Saint Louis University

Saint Louis University 1996-1997 Theater Season

Anthology (A Collection of Short and Very Short Plays) | She Stoops To ConquerStop The World, I Want To Get Off! | The Member Of The Wedding

Anthology (A Collection of Short and Very Short Plays) by Benard Cummings, Christopher Durang, David Ives, David Mamet, Jane Martin, Marsha Norman, Lynn Nottage, John Pielmeier, Anna Deavere Smith, and Wendy Wasserstein

This production is an eclectic collection of thirteen contemporary American plays by ten different authors. The plays in order are:Lunch With Ginger, The Boy Who Ate The Moon, Limbo / Twilight #2, Desert, The Universal Language, The Book Of Leviticus, DMV Tyrant, Film Crew, 4 a.m., Your Obituary Is A Dance, Poof, The Backers' Audition, and Medea.

She Stoops To Conquer by Oliver Goldsmith

At a time when sentimentality was in vogue, playwright Oliver Goldsmith struggled to get his audaciously funny play on to the stage. Critics complained because they felt the play, out of all fashion, contained no moral, yet audiences for more that two hundred years have been delighted by this raucous tumbling of mistaken identity and good natured wit in which a shy young fellow is tripped up in an hilarious game by a woman who will stoop to be his conqueror.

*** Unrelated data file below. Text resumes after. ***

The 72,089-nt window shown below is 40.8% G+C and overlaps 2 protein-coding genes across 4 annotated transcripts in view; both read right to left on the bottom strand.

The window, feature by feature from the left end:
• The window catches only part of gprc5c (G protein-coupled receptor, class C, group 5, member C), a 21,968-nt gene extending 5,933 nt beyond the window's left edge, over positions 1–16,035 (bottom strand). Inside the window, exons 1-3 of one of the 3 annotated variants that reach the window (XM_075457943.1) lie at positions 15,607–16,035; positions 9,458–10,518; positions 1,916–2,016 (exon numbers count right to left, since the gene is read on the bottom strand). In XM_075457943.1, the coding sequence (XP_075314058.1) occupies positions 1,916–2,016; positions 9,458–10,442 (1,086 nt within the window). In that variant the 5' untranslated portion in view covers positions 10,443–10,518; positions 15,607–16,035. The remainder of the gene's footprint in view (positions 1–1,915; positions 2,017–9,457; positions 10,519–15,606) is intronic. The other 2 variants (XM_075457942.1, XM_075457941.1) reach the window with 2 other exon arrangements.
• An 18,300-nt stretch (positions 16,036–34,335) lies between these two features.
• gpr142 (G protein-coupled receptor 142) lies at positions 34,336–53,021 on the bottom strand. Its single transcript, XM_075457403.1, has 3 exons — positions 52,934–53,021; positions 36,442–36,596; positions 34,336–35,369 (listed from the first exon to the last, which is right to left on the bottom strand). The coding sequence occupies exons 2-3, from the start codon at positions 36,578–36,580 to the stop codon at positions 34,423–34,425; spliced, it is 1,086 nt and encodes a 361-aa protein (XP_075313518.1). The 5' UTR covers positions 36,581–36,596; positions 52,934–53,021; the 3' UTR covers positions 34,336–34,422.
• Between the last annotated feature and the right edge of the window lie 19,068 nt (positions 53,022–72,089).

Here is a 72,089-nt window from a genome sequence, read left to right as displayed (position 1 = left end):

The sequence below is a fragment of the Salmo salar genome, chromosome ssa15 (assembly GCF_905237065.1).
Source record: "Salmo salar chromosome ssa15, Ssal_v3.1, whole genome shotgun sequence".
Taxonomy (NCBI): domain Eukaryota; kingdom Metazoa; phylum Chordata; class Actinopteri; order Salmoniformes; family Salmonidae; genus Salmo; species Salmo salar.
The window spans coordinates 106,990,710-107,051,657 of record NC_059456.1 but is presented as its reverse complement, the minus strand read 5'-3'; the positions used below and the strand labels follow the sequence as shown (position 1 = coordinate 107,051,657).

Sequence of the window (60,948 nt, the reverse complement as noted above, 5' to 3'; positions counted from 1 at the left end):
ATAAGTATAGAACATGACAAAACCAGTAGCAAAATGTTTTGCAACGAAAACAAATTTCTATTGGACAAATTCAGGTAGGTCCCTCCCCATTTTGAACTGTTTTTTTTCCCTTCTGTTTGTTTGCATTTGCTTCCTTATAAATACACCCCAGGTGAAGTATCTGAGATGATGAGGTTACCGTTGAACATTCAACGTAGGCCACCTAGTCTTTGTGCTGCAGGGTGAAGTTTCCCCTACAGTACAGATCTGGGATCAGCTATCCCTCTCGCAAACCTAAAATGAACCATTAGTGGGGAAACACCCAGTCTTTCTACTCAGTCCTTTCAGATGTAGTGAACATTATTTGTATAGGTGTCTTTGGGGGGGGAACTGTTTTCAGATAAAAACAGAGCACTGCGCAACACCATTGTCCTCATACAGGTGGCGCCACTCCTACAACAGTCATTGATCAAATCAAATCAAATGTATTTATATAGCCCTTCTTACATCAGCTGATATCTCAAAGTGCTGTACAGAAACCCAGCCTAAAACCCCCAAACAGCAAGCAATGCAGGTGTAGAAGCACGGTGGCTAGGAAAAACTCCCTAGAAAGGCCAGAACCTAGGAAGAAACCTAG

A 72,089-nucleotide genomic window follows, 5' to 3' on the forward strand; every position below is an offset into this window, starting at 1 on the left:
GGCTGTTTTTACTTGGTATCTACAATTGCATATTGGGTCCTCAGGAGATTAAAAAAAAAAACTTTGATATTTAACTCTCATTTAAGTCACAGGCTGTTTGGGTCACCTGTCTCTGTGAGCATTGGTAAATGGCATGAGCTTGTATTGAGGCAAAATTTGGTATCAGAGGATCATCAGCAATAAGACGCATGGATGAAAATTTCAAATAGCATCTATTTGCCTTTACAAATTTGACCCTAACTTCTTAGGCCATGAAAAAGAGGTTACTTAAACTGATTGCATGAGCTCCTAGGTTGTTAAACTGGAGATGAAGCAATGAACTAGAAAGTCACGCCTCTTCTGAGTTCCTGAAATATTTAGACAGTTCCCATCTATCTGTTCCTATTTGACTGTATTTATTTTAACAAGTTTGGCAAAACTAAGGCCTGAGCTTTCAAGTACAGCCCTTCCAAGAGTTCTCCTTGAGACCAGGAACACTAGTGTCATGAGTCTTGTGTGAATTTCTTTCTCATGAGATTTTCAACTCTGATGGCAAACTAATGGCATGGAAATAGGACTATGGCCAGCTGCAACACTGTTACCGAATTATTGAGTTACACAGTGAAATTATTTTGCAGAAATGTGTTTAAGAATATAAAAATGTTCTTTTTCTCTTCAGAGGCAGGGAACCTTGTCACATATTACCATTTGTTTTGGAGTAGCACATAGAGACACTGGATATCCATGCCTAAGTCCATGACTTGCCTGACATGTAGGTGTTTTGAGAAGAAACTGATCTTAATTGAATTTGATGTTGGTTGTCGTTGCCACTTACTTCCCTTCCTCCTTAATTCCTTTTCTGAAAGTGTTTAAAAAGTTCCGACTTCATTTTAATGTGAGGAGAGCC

Stop The World, I Want To Get Off! by Anthony Newley and Leslie Briccusse

This highly imaginative musical by Anthony Newley and Leslie Briccusse puts a simple man's life into the metaphorical center ring of the circus. By turns witty and poignant, the play lets its central character examine many of his most important choices regarding both his family and his career, and contains memorable songs such as Once In A Lifetime and What Kind Of Fool Am I?.

The Member Of The Wedding by Carson McCullers

Carson McCullers adapted her own acclaimed novel for the stage and it has become a classic of the American theatre. A black woman in the south helps guide a motherless young white girl through the painful loneliness of adolesdcence. The New York production in 1950 gave audiences a memorable performance by the distinguished actress Ethel Waters and made a new star out of young Julie Harris.

Higher purpose. Greater good.
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